These plants are unforgiving, so make the right cuts for the right reasons
Prune for form.

Part of the allure of conifers is that they are usually low-maintenance plants. Many conifers have evolved in regions with low rainfall, poor soil conditions, and extreme temperatures, so they are generally considered to be rugged plants; conifers, in fact, almost seem to thrive on neglect. A little periodic pruning, however, can keep your conifers healthy and looking their best.

When thinking about pruning conifers—or any plant for that matter—it’s good to remember the old carpenter’s adage, “Measure twice and cut once.” In the case of conifers, it’s “Think twice and prune once.” With this in mind, there are two things would-be pruners should ask themselves before making a single cut: “Why do I want to prune this conifer?” and “Which conifer is this, anyway?” Knowing the answers to these two questions is critical so that you can determine how and when conifers should be pruned.

First ask why?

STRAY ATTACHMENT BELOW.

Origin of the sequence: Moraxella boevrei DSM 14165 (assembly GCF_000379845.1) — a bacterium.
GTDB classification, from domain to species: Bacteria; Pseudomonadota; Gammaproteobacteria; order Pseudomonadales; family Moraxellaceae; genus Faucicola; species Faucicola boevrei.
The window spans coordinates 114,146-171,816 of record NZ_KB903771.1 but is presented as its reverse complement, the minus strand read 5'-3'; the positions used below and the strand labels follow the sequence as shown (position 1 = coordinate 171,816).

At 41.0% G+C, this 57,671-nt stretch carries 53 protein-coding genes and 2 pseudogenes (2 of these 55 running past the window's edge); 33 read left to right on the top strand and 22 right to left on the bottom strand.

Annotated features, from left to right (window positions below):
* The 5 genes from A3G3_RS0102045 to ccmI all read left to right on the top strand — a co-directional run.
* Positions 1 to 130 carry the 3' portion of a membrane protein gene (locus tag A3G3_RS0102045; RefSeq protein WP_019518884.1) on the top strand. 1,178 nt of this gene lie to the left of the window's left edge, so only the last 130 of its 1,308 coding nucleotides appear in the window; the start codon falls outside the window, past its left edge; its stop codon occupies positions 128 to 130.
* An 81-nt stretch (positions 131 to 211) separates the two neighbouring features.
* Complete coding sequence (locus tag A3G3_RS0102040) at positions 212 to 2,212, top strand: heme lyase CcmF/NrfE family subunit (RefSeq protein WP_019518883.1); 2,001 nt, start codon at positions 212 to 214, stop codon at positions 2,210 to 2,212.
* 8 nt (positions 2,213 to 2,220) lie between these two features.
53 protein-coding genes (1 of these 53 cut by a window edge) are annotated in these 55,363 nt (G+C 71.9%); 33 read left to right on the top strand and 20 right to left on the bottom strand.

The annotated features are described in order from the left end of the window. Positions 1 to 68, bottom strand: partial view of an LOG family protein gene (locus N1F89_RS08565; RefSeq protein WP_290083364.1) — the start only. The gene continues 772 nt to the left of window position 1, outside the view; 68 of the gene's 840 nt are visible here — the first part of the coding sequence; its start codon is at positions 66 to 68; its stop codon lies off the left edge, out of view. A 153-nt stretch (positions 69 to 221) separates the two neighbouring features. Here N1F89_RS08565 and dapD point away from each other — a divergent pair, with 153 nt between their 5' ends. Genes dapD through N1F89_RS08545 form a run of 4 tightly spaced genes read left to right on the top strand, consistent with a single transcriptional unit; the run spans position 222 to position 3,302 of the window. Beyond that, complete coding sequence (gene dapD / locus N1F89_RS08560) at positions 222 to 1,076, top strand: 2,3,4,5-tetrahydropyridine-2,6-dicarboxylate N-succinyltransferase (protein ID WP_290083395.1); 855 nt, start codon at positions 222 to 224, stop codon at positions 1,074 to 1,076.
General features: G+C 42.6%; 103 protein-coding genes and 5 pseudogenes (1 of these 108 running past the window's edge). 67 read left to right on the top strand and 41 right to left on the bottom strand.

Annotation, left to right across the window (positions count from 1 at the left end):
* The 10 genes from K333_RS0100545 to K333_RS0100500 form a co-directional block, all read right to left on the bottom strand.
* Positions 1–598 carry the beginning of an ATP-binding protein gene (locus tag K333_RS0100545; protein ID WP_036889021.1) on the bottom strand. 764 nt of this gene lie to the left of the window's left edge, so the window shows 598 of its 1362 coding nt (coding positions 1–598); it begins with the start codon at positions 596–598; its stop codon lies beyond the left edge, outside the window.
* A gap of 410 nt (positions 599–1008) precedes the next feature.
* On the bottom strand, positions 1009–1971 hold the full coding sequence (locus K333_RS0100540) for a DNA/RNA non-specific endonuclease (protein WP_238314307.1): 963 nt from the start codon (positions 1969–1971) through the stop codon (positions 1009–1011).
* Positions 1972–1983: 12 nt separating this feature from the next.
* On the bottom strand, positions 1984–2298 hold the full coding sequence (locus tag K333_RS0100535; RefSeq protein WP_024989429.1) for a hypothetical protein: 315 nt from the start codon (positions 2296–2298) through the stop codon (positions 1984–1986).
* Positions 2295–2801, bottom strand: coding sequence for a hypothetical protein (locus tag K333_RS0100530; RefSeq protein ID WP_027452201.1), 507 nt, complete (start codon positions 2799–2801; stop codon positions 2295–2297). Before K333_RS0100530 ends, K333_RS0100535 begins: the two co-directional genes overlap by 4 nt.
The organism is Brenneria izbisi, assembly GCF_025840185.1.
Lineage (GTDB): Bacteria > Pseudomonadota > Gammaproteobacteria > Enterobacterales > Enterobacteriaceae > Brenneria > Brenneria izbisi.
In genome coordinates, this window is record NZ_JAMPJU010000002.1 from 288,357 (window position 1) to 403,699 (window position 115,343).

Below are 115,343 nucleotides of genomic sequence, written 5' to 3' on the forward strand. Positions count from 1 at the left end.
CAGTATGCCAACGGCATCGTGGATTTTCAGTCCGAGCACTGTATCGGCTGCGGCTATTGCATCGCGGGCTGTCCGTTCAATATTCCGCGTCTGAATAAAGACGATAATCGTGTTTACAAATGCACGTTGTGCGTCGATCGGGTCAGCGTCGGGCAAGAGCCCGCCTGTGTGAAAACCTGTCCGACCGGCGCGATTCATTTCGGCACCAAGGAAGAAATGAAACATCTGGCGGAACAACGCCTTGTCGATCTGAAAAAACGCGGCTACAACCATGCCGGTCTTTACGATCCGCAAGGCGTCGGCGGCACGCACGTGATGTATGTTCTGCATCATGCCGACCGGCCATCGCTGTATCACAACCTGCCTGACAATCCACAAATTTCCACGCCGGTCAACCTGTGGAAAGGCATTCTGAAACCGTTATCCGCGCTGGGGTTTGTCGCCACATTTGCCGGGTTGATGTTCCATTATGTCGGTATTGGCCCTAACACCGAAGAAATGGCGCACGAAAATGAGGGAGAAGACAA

Prune for size control.

Back in college, my professor used to rant, “Never prune conifers without a darn good reason.” (Actually, his language was a little saltier than that.) The point is to remember that there is no place for recreational pruning of conifers because they don’t replace growth like other trees and shrubs; pruning is always done for a particular purpose.

Form
The pyramidal form many of us want from our conifers results from their strong apical dominance. This means a single leader branch dominates and suppresses the growth of other shoots. Occasionally, two or more terminal leaders may become dominant, creating a Mohawk look, or the main leader grows quickly, making the tree look like it has a rocket shooting out the top (see photo, above). These conditions can make your lovely tree resemble a nondescript shrub. Extra leaders can also develop into branches that have poor attachment angles and are often the first to break in storms.